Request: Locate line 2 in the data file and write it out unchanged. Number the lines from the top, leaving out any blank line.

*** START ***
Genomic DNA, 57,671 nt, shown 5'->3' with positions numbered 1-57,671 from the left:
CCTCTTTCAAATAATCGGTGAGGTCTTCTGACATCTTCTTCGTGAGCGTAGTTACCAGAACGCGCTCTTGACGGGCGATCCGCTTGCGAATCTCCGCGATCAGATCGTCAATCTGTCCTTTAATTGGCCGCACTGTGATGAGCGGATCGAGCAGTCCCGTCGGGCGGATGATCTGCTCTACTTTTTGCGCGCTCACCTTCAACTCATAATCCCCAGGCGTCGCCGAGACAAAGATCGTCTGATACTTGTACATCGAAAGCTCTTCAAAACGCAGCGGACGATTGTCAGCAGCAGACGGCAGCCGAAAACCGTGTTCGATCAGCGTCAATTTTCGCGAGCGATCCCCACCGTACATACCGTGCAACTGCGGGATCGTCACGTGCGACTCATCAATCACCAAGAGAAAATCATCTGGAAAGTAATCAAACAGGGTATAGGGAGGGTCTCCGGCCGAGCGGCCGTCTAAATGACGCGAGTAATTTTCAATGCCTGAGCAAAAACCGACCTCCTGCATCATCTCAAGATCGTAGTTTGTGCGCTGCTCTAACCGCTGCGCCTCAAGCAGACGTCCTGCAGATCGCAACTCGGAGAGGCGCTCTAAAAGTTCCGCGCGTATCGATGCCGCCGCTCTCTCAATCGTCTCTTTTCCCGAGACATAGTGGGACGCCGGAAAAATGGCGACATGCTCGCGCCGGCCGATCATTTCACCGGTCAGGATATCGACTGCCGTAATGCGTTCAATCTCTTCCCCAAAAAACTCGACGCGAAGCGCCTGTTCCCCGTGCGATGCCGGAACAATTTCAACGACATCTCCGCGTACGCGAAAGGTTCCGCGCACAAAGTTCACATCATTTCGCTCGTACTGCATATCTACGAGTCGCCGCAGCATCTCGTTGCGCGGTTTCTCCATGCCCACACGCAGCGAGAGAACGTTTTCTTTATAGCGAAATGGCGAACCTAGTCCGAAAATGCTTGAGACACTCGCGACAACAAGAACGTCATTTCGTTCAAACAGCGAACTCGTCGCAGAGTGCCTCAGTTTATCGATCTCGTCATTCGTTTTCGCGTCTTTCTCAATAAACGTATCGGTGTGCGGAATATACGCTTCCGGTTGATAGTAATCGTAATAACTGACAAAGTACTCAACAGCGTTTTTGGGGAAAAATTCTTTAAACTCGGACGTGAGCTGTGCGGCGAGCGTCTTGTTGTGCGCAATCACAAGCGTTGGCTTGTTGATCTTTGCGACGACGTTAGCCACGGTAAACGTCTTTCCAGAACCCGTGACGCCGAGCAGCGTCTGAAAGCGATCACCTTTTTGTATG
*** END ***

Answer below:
CCTCTTTCAAATAATCGGTGAGGTCTTCTGACATCTTCTTCGTGAGCGTAGTTACCAGAACGCGCTCTTGACGGGCGATCCGCTTGCGAATCTCCGCGATCAGATCGTCAATCTGTCCTTTAATTGGCCGCACTGTGATGAGCGGATCGAGCAGTCCCGTCGGGCGGATGATCTGCTCTACTTTTTGCGCGCTCACCTTCAACTCATAATCCCCAGGCGTCGCCGAGACAAAGATCGTCTGATACTTGTACATCGAAAGCTCTTCAAAACGCAGCGGACGATTGTCAGCAGCAGACGGCAGCCGAAAACCGTGTTCGATCAGCGTCAATTTTCGCGAGCGATCCCCACCGTACATACCGTGCAACTGCGGGATCGTCACGTGCGACTCATCAATCACCAAGAGAAAATCATCTGGAAAGTAATCAAACAGGGTATAGGGAGGGTCTCCGGCCGAGCGGCCGTCTAAATGACGCGAGTAATTTTCAATGCCTGAGCAAAAACCGACCTCCTGCATCATCTCAAGATCGTAGTTTGTGCGCTGCTCTAACCGCTGCGCCTCAAGCAGACGTCCTGCAGATCGCAACTCGGAGAGGCGCTCTAAAAGTTCCGCGCGTATCGATGCCGCCGCTCTCTCAATCGTCTCTTTTCCCGAGACATAGTGGGACGCCGGAAAAATGGCGACATGCTCGCGCCGGCCGATCATTTCACCGGTCAGGATATCGACTGCCGTAATGCGTTCAATCTCTTCCCCAAAAAACTCGACGCGAAGCGCCTGTTCCCCGTGCGATGCCGGAACAATTTCAACGACATCTCCGCGTACGCGAAAGGTTCCGCGCACAAAGTTCACATCATTTCGCTCGTACTGCATATCTACGAGTCGCCGCAGCATCTCGTTGCGCGGTTTCTCCATGCCCACACGCAGCGAGAGAACGTTTTCTTTATAGCGAAATGGCGAACCTAGTCCGAAAATGCTTGAGACACTCGCGACAACAAGAACGTCATTTCGTTCAAACAGCGAACTCGTCGCAGAGTGCCTCAGTTTATCGATCTCGTCATTCGTTTTCGCGTCTTTCTCAATAAACGTATCGGTGTGCGGAATATACGCTTCCGGTTGATAGTAATCGTAATAACTGACAAAGTACTCAACAGCGTTTTTGGGGAAAAATTCTTTAAACTCGGACGTGAGCTGTGCGGCGAGCGTCTTGTTGTGCGCAATCACAAGCGTTGGCTTGTTGATCTTTGCGACGACGTTAGCCACGGTAAACGTCTTTCCAGAACCCGTGACGCCGAGCAGCGTCTGAAAGCGATCACCTTTTTGTATG